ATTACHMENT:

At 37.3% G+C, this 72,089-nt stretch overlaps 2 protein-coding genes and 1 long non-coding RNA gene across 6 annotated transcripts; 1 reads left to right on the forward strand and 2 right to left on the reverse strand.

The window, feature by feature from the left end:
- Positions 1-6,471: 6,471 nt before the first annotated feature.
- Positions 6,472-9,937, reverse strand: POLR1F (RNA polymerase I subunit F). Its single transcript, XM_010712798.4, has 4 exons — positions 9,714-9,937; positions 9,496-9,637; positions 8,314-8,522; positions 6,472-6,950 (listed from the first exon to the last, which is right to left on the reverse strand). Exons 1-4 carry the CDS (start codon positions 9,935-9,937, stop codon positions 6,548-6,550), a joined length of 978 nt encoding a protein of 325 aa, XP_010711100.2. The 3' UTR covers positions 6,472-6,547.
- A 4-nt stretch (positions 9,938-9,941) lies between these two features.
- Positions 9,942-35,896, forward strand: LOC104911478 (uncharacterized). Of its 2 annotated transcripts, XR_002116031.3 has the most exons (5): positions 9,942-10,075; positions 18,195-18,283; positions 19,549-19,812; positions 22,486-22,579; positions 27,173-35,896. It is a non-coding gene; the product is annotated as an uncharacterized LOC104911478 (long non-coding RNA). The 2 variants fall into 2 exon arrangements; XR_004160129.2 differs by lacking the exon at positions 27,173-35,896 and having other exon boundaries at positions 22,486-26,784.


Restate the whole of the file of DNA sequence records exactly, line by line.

At 37.3% G+C, this 72,089-nt stretch overlaps 2 protein-coding genes and 1 long non-coding RNA gene across 6 annotated transcripts; 1 reads left to right on the forward strand and 2 right to left on the reverse strand.

The window, feature by feature from the left end:
- Positions 1-6,471: 6,471 nt before the first annotated feature.
- Positions 6,472-9,937, reverse strand: POLR1F (RNA polymerase I subunit F). Its single transcript, XM_010712798.4, has 4 exons — positions 9,714-9,937; positions 9,496-9,637; positions 8,314-8,522; positions 6,472-6,950 (listed from the first exon to the last, which is right to left on the reverse strand). Exons 1-4 carry the CDS (start codon positions 9,935-9,937, stop codon positions 6,548-6,550), a joined length of 978 nt encoding a protein of 325 aa, XP_010711100.2. The 3' UTR covers positions 6,472-6,547.
- A 4-nt stretch (positions 9,938-9,941) lies between these two features.
- Positions 9,942-35,896, forward strand: LOC104911478 (uncharacterized). Of its 2 annotated transcripts, XR_002116031.3 has the most exons (5): positions 9,942-10,075; positions 18,195-18,283; positions 19,549-19,812; positions 22,486-22,579; positions 27,173-35,896. It is a non-coding gene; the product is annotated as an uncharacterized LOC104911478 (long non-coding RNA). The 2 variants fall into 2 exon arrangements; XR_004160129.2 differs by lacking the exon at positions 27,173-35,896 and having other exon boundaries at positions 22,486-26,784.